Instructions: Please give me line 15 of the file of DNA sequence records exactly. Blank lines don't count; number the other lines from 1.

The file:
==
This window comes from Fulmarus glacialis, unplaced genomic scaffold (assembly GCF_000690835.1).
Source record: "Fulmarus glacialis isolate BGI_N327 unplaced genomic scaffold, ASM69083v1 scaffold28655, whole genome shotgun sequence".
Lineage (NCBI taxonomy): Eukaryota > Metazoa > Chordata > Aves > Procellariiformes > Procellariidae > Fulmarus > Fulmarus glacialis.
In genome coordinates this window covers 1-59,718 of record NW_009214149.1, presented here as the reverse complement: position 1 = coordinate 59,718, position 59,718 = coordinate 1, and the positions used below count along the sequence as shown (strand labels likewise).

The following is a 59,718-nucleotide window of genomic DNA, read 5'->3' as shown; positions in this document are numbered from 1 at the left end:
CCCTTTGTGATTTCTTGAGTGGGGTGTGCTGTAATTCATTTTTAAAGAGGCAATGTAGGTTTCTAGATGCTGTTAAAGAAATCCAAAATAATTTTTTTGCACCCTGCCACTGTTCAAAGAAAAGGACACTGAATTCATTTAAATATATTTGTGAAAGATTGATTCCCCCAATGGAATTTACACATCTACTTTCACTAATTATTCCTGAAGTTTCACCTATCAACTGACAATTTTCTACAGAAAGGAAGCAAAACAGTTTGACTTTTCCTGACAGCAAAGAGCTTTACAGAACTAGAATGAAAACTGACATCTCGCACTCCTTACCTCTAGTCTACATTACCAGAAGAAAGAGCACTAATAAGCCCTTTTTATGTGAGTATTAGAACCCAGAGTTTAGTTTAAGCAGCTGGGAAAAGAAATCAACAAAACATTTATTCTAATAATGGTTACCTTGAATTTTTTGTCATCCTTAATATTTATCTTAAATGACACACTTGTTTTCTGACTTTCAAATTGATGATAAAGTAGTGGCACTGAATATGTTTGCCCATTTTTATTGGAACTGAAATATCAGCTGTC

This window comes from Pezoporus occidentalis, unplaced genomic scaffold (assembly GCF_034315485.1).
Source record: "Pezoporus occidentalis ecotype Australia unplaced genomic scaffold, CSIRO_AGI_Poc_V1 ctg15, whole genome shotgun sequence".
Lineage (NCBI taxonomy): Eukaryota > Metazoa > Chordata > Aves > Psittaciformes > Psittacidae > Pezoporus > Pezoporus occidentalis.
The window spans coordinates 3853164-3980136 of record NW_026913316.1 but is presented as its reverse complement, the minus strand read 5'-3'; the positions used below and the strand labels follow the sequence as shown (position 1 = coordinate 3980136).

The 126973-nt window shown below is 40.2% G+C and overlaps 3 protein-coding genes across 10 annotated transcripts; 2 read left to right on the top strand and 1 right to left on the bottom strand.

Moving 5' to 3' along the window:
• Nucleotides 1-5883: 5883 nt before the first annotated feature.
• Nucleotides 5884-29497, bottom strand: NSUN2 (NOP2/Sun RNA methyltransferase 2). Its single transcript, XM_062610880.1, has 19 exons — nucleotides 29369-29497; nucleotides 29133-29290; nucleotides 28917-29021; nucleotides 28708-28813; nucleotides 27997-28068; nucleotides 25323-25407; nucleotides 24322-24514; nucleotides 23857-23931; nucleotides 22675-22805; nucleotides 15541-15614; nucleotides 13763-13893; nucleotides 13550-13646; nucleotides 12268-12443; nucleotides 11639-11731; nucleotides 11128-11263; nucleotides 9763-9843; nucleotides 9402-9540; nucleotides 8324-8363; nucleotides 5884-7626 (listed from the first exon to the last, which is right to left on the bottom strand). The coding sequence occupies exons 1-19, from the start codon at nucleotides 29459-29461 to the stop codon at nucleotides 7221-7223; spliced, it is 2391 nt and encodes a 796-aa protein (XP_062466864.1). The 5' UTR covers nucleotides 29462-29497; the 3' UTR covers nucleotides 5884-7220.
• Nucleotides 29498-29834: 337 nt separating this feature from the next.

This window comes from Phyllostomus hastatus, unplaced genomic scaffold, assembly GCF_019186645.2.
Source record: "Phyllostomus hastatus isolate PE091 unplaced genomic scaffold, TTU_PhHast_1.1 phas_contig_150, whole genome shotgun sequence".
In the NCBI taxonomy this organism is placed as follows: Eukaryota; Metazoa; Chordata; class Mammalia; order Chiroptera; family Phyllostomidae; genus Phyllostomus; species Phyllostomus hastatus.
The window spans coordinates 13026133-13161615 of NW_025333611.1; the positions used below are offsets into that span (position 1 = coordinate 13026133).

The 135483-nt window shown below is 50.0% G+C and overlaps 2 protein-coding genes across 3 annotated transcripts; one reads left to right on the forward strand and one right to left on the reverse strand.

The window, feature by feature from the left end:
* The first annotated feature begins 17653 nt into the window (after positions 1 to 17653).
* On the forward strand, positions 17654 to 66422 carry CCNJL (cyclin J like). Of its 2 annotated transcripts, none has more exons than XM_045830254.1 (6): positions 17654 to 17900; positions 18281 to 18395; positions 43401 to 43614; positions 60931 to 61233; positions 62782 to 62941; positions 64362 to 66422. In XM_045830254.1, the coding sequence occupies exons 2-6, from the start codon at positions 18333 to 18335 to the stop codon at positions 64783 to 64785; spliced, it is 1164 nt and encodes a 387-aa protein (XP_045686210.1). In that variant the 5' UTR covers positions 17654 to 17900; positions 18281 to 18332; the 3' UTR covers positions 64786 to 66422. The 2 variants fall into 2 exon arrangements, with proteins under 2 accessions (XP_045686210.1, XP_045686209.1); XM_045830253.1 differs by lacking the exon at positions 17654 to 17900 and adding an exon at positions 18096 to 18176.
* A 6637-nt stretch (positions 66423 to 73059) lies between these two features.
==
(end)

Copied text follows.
• Nucleotides 29498-29834: 337 nt separating this feature from the next.